A View with Some Room: Bay Window Installation Tips
August 03, 2009
Bay windows date back to the Victorian era. They were a great idea then, and they're a great idea now. The name comes from the alcove, or bay, that is created using three windows (typically one large, fixed window and two angled, narrower windows). This alcove can be small like a shelf or large like an addition to your home. There are things you need to consider, though, once you've decided to install a bay window.
- Window Type: There are lots of different kinds of windows, and they all have different purposes and niches they fit into. For a bay window, a large fixed window (or picture window) is usually the way to go. They offer the best views, and since the side windows open, you don't need to worry about airflow. Speaking of side windows, if you go with a fixed center bay window, you probably want to have side windows that can be opened. Casement windows are your best bet. They allow you to open the window completely, and there's no ugly hardware messing up your view in the meantime. Single- or double-hung windows are also popular--and less expensive--options.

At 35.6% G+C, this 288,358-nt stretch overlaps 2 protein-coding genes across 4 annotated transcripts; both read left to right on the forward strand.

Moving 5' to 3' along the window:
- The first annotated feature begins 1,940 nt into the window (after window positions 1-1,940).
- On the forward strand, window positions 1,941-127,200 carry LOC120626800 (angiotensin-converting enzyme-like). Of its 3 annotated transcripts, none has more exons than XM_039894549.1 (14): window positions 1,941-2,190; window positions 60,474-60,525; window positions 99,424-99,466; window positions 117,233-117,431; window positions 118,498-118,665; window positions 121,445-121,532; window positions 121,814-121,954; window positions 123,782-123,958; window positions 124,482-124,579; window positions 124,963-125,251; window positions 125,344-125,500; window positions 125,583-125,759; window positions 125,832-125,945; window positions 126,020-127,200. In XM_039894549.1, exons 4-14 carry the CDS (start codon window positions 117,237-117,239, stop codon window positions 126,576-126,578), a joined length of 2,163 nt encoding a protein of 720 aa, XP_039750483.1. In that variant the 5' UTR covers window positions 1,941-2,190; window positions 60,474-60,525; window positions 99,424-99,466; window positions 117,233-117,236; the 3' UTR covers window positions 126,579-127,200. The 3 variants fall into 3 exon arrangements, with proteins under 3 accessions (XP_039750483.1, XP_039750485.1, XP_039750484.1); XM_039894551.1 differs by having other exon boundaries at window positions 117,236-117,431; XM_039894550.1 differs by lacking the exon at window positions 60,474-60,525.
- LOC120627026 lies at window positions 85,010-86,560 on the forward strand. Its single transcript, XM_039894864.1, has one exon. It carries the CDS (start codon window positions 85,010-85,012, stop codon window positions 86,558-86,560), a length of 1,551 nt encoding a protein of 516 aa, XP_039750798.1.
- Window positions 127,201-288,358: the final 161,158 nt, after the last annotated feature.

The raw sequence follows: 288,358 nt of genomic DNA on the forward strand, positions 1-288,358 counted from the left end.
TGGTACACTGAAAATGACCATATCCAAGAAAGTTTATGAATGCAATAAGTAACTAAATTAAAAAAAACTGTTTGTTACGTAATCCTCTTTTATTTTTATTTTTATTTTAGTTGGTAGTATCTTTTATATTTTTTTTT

- Bay Window Curtains: A bay window isn't like a typical window, so it requires a bit more thought when it comes to curtains. Aim for curtains with a minimal amount to hardware because they'll have to be stuffed into the alcove created by the bay window. Curtains aren't only for privacy; they can provide quite a bit of insulation, which is especially important for bay windows because they occupy a large area.
Bay windows should be thought of as window system that works together. The side windows should complement the center window. The curtains you choose should insulate without blocking the view or making it difficult to operate any windows that can be opened. If you keep these things in mind when it's time to install your bay window, you can enjoy some room with your new view.